There are other crowdsourcing models, also in the design world, in which the contributors become shareholders of the products they help to create (Quirky.com) 21 and others, in which the cash rewards in a contest are significantly higher and the community decides who will get them (Jovoto.com), or where the community works on partly social projects (OpenIDEO.com). In other words, there are possibilities to at least mitigate the hardship of crowdsourcing to some extent. A system such as that of 99designs, however, in which the workers have to gamble for their remuneration, where they have a 1% chance to get paid for their labour while the organisers make a 40% revenue in 100% of the cases, can only be called exploitative and unethical, and the fact that the true price calculation is hidden makes this even more clear. There are initiatives such as No!Spec (no-spec.com) that try to prevent designers from participating in so called speculative work, but it is unlikely that these modes of production are going away. There is just too much profit to be made by the platform owners and too much desperation or naivety among those who participate. Even if Christopher Otey should win his case against CrowdFlower, a national class action lawsuit will not be enough against such a global phenomenon, especially if the crowd chooses to be exploited in that way, instead of revolting against it.
[This is a revised and condensed version of a paper that was originally published as part of the research track of the transmediale 2013 BWPWAP – Back When Pluto was a Planet – and can be found here: A Peer Reviewed Journal About #BWPWAP.]

 

Notes:

  1. Biewald, Lukas. Lukas Biewald of CrowdFlower on TWiST #154 Bonus. YouTube video, 22 June 2011.
  2. Massolution. Enterprise Crowdsourcing Research Report. Massolution.com, 2012. Page 19.
  3. Carr, Nicholas. The economics of digital sharecropping. ROUGH TYPE, May 2012. See also Carr: Sharecropping the long tail. ROUGH TYPE Dec. 2006.
  4. Toffler, Alvin. The Third Wave. New York: Bantam Books, 1989.
  5. Bruns, Axel. Blogs, Wikipedia, Second life, and Beyond: From Production to Produsage. New York: Peter Lang, 2009.
  6. Kücklich, Julian. Precarious Playbour: Modders and the Digital Games Industry. The Fibreculture Journal FCJ-025.5 2005.
  7. Leadbeater, Charles. We-think: Mass Innovation, Not Mass Production. London: Profile Books, 2008.
  8. Keen, Andrew. The Cult of the Amateur: How Today’s Internet is Killing our Culture. New York: Doubleday/Currency, 2007.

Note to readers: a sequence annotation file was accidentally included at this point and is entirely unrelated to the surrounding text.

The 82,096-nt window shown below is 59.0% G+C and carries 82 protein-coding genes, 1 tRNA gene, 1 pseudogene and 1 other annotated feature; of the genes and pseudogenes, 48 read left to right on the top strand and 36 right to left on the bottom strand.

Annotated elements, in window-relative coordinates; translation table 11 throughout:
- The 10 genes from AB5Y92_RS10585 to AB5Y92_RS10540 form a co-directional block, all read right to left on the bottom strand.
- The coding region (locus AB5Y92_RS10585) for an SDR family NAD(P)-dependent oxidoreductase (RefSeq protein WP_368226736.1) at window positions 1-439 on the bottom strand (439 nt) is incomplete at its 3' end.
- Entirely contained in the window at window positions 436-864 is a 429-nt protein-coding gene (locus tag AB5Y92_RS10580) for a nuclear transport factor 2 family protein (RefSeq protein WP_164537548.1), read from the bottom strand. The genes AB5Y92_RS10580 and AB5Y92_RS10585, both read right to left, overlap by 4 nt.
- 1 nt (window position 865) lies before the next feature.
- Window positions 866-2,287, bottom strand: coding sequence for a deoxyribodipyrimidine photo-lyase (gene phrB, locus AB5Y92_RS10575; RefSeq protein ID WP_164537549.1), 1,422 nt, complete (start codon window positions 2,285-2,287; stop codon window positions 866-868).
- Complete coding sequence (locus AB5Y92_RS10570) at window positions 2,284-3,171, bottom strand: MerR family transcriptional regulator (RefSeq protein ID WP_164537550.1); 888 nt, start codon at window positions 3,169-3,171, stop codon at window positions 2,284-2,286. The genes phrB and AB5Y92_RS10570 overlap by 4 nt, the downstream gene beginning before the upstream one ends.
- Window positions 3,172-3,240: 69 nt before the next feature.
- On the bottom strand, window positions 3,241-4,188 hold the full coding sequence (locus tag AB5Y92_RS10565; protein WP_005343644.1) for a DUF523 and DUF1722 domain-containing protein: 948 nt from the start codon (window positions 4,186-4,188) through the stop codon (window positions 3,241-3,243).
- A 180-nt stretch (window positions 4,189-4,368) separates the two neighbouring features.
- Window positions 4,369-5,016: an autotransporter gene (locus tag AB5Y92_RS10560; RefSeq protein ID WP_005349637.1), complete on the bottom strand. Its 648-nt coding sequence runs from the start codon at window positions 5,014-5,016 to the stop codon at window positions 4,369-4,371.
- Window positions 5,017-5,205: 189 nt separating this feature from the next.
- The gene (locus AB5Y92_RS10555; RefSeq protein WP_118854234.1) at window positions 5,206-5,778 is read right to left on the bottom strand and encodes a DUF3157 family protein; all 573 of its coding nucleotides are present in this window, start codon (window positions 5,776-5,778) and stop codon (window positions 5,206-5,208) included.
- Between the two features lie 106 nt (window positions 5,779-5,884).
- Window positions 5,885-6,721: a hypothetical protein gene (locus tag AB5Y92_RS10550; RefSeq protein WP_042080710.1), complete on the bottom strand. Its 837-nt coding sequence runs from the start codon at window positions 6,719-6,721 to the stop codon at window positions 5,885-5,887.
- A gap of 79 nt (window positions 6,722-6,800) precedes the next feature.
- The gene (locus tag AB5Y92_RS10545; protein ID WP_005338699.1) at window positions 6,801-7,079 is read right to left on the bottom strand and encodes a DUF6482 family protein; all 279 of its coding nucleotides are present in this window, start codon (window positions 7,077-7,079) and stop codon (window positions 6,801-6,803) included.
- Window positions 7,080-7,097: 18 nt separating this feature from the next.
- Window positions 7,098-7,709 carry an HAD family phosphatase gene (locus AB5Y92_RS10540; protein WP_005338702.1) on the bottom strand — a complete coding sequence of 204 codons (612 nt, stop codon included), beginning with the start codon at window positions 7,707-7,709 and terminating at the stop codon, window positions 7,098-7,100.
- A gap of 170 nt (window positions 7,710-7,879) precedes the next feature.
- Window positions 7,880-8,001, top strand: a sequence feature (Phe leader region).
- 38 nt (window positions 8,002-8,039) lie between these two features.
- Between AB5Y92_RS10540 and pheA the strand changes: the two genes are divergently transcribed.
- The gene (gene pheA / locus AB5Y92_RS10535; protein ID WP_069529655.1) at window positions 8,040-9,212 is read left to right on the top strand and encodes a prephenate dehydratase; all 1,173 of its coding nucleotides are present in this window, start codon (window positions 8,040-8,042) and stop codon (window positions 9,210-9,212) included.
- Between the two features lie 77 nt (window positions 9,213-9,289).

9. Grossman, Lev. You — Yes, You — Are TIME’s Person of the Year. Time 25 Dec. 2006.
  10. Le Bon, Gustave. The Crowd: A Study of the Popular Mind. Minneapolis, MI: Filiquarian Publishing, 2005. Page 10.
  11. Surowiecki, James. The Wisdom of Crowds: Why the Many are Smarter Than the Few. London: Abacus, 2005. From the introduction.
  12. Howe, Jeff. The Rise of Crowdsourcing. Wired 14 June 2006. See also: Crowdsourcing: How the Power of the Crowd is Driving the Future of Business. London: Random House Business, 2009.
  13. Shirky, Clay. Cognitive surplus: How Technology Makes Consumers into Collaborators. New York, Penguin Books, 2011. Page 27.
  14. McGonigal, Jane. Gaming Can Make a Better World. TED Talk, 2010.
  15. Herz, J. C. Harnessing the Hive: How Online Games Drive Networked Innovation. Esther Dyson’s Release 1.0 18 Oct. 2002.
  16. Bogost, Ian. Gamification Is Bullshit Bogost.com Aug 2011. And Persuasive Games: Exploitationware, Gamasutra May 2011.
  17. Von Ahn, Luis at the MIT Center for Collective Intelligence. See also: Von Ahn, Luis et al. reCAPTCHA: Human-Based Character Recognition via Web Security Measures. Science 321.5895 (2008): 1465–1468.
    And von Ahn, Luis. Human Computation. Talk at Library of Congress, YouTube video, 2009.
  18. Wales, Jimmy. As Wikipedia moves to S.F., founder discusses planned changes. San Francisco Chronicle, Nov. 2007.
  19. Bernstein, Michael S. et al. Soylent: a Word Processor with a Crowd Inside. Proceedings of the 23nd Annual ACM Symposium on User Interface Software and Technology. New York, NY, USA: ACM, 2010. 313–322.
  20. Hustwit, Gary. Urbanized. PlexiFilm, 2011. Koolhaas interview at min 51:50.
  21. Schmidt, Florian Alexander. Hive: From the production for the masses to design by the masses – crowdsourcing und crowdfunding in product design. In bauhaus Vol. 3.: Dinge/Things.  Leipzig: Spectormag GbR, 2012. Article published online under: Quirky: Product Design by the Masses.